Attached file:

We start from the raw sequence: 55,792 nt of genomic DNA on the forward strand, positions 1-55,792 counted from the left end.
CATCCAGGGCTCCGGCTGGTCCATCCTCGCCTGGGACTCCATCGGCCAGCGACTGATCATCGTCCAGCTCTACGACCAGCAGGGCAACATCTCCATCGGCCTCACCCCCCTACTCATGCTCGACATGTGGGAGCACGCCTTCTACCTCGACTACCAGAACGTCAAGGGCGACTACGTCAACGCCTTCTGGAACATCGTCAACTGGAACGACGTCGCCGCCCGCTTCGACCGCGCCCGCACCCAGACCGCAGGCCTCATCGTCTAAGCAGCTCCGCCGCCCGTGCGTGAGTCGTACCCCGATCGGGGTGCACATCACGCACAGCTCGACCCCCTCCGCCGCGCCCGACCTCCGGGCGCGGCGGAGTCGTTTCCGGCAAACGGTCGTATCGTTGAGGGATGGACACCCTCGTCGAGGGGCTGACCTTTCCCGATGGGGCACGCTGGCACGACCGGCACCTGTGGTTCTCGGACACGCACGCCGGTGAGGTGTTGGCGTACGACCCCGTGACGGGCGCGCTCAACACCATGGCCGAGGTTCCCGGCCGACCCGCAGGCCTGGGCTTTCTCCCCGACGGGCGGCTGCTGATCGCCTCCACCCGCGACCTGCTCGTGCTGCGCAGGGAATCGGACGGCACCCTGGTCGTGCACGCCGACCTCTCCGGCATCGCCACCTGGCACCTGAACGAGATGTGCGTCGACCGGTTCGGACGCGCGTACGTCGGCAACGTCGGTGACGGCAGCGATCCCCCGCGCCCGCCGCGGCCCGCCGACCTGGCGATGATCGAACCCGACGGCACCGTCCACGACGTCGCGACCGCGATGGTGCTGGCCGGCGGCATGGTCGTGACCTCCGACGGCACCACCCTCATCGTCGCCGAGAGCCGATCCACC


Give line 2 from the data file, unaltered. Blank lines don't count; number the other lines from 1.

CATCCAGGGCTCCGGCTGGTCCATCCTCGCCTGGGACTCCATCGGCCAGCGACTGATCATCGTCCAGCTCTACGACCAGCAGGGCAACATCTCCATCGGCCTCACCCCCCTACTCATGCTCGACATGTGGGAGCACGCCTTCTACCTCGACTACCAGAACGTCAAGGGCGACTACGTCAACGCCTTCTGGAACATCGTCAACTGGAACGACGTCGCCGCCCGCTTCGACCGCGCCCGCACCCAGACCGCAGGCCTCATCGTCTAAGCAGCTCCGCCGCCCGTGCGTGAGTCGTACCCCGATCGGGGTGCACATCACGCACAGCTCGACCCCCTCCGCCGCGCCCGACCTCCGGGCGCGGCGGAGTCGTTTCCGGCAAACGGTCGTATCGTTGAGGGATGGACACCCTCGTCGAGGGGCTGACCTTTCCCGATGGGGCACGCTGGCACGACCGGCACCTGTGGTTCTCGGACACGCACGCCGGTGAGGTGTTGGCGTACGACCCCGTGACGGGCGCGCTCAACACCATGGCCGAGGTTCCCGGCCGACCCGCAGGCCTGGGCTTTCTCCCCGACGGGCGGCTGCTGATCGCCTCCACCCGCGACCTGCTCGTGCTGCGCAGGGAATCGGACGGCACCCTGGTCGTGCACGCCGACCTCTCCGGCATCGCCACCTGGCACCTGAACGAGATGTGCGTCGACCGGTTCGGACGCGCGTACGTCGGCAACGTCGGTGACGGCAGCGATCCCCCGCGCCCGCCGCGGCCCGCCGACCTGGCGATGATCGAACCCGACGGCACCGTCCACGACGTCGCGACCGCGATGGTGCTGGCCGGCGGCATGGTCGTGACCTCCGACGGCACCACCCTCATCGTCGCCGAGAGCCGATCCACC